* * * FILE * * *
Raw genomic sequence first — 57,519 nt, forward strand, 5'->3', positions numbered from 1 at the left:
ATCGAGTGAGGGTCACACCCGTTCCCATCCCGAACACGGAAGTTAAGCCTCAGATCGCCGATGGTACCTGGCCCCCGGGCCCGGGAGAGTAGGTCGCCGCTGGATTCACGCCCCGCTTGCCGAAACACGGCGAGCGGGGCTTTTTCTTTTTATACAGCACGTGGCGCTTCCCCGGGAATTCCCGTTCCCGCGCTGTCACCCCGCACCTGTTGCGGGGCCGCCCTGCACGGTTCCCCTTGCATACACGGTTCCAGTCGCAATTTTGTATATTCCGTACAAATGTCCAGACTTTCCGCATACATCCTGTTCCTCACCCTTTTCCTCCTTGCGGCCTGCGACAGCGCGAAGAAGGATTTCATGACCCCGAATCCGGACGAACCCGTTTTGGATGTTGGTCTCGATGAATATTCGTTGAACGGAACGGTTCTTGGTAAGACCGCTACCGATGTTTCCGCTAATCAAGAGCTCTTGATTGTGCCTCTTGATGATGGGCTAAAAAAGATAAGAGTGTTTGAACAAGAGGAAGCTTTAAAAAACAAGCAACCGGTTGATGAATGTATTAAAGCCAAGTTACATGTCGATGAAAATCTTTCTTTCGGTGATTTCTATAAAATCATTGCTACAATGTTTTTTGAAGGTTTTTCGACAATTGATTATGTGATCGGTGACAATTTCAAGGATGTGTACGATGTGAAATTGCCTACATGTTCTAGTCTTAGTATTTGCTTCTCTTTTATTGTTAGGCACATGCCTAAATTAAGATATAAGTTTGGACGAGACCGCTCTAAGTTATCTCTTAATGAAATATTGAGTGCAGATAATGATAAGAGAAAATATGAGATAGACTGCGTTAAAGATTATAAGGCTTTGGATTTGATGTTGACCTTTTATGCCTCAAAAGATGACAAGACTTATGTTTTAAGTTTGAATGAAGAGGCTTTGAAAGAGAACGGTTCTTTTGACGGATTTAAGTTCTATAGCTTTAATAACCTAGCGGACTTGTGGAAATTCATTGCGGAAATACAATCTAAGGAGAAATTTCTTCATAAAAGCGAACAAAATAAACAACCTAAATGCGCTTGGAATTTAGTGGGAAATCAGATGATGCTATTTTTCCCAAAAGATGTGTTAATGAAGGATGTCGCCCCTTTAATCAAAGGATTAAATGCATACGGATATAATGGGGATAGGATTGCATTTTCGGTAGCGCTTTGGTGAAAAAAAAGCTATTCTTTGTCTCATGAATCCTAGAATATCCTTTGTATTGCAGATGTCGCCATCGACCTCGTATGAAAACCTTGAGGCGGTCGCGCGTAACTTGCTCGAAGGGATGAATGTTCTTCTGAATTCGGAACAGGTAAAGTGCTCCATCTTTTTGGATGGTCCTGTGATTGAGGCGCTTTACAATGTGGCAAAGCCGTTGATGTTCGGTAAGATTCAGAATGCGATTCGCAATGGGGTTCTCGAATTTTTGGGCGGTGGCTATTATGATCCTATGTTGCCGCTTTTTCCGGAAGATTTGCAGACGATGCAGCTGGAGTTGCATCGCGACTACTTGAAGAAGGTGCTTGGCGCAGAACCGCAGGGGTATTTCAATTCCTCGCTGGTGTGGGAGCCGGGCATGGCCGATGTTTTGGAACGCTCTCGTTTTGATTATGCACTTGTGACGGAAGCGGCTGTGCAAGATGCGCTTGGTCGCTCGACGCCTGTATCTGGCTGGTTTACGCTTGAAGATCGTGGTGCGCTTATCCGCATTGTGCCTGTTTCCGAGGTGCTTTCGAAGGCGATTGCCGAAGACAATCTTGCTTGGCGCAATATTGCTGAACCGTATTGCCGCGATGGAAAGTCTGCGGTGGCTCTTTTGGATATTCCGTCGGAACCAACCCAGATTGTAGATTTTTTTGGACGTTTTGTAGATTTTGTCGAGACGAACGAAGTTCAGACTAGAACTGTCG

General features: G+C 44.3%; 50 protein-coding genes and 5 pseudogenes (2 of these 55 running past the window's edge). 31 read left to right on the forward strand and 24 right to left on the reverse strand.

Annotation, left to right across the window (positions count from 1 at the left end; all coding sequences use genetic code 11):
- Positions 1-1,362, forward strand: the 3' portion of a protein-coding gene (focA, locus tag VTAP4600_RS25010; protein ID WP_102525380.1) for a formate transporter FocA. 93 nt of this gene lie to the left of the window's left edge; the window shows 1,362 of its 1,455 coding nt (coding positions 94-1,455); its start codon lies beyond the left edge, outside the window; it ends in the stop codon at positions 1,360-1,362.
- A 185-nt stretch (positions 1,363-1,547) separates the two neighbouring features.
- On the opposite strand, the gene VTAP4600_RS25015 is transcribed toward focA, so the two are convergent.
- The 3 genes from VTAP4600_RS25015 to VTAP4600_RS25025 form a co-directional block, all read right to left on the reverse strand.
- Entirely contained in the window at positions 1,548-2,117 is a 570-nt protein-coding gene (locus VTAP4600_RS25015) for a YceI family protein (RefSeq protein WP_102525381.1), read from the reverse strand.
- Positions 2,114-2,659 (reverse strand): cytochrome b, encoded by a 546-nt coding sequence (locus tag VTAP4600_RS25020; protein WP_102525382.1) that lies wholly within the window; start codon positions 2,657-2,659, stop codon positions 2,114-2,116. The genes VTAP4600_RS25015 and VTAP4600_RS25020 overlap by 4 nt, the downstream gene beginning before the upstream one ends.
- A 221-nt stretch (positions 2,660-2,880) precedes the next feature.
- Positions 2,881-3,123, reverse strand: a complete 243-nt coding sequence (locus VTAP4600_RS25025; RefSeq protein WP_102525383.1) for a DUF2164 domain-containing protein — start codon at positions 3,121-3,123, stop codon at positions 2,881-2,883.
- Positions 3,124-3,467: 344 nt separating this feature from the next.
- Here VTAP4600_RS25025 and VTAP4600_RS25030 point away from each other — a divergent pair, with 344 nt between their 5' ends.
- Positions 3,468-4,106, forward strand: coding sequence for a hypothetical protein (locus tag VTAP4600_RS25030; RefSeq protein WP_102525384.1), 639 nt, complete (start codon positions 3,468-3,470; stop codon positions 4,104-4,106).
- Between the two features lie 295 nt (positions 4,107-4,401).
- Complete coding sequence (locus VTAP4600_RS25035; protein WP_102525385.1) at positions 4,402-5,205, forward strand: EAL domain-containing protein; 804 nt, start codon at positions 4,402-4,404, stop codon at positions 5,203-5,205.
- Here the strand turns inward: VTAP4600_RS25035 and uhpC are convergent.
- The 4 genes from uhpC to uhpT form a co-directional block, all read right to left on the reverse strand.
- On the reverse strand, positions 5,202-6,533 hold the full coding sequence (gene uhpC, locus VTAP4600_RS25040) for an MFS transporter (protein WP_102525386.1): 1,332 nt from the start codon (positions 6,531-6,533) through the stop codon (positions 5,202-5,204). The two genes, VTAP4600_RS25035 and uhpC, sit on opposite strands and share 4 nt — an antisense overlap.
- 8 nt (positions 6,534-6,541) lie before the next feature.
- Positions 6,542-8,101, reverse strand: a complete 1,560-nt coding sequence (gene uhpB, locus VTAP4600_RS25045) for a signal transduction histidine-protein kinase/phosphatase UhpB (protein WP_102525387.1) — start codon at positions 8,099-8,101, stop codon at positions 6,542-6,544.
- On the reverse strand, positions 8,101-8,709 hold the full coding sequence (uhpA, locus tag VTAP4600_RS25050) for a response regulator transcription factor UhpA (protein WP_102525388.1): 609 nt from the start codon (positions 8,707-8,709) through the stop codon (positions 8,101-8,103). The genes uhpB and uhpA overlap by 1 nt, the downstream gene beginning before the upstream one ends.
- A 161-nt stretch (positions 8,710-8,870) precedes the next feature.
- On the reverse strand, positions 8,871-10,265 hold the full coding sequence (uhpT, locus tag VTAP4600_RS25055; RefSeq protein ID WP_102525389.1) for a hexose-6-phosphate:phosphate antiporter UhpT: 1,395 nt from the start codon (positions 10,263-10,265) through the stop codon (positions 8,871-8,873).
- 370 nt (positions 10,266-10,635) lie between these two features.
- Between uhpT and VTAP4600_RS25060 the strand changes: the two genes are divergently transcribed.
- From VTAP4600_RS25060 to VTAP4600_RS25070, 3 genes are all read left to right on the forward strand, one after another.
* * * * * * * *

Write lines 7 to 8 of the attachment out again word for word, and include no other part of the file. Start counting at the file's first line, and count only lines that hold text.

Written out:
- On the opposite strand, the gene VTAP4600_RS25015 is transcribed toward focA, so the two are convergent.
- The 3 genes from VTAP4600_RS25015 to VTAP4600_RS25025 form a co-directional block, all read right to left on the reverse strand.